Avian Influenza – Don’t Touch!

Public advised not to touch dead or sick wild birds as Avian Influenza A (H5N1) confirmed in the North East
The Department of Public Health HSE North East and the Department of Agriculture, Food and the Marine are urging people not to touch sick or dead wild birds, following confirmation of Avian Influenza A (H5N1) in Ulster and North East Leinster.

Dr June Fanning (Head of National Disease Control Centre at the Department of Agriculture Food and the Marine) said: “The A (H5N1) strain is highly pathogenic to other birds, however there have been no human cases of infection reported in Ireland/Europe. The risk to public health is therefore considered to be very low.

What should I do if I find a dead wild bird?
It is important to remember that the vast majority of wild bird deaths in the Ireland will not be related to Avian Influenza, based on information from surveillance activities. However, you should follow routine precautions to prevent any other risks to your health, by following the advice below about contact with avian species, bird feathers, and bird waste:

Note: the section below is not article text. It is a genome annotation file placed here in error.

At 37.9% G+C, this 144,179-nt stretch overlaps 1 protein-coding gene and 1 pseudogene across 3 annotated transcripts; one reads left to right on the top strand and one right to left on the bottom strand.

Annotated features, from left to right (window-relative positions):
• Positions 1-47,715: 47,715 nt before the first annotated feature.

do not pick up or touch sick, dying or dead poultry or wild birds, and keep any pets away from them
avoid contact with surfaces contaminated with bird faeces

avoid untreated bird feathers (such as those found in the environment) and other bird waste
maintain good personal hygiene with regular hand washing with soap and use of alcohol-based hand rubs
If you find dead waterfowl (ducks, geese or swans) or other dead wild birds, such as gulls or birds of prey you should report them to: Department of Agriculture, Food, and the Marine (DAFM) at 01-4928026.

The Department uses every report to help build a fuller understanding of the pattern of Avian Influenza infections in this country. Whilst all reports are followed up there is not always a need to collect the birds for sampling as the Department uses a blend of epidemiological and laboratory analyses to inform this assessment. .

What if the dead wild bird tests positive for Avian Influenza?
In the event that the dead wild bird tests positive for avian influenza and you have previously reported direct contact with the wild bird, you may be contacted by the Health Protection Team (HPT) at the Department of Public Health, HSE North East. They will check these details with you as part of a risk assessment, and provide any relevant health advice such as arrangements to check on your health, as a precautionary measure. In some circumstances, you may be offered antiviral medicines to prevent Avian Influenza.”

Key links:
www.who.int/influenza/human_animal_interface/en/ §

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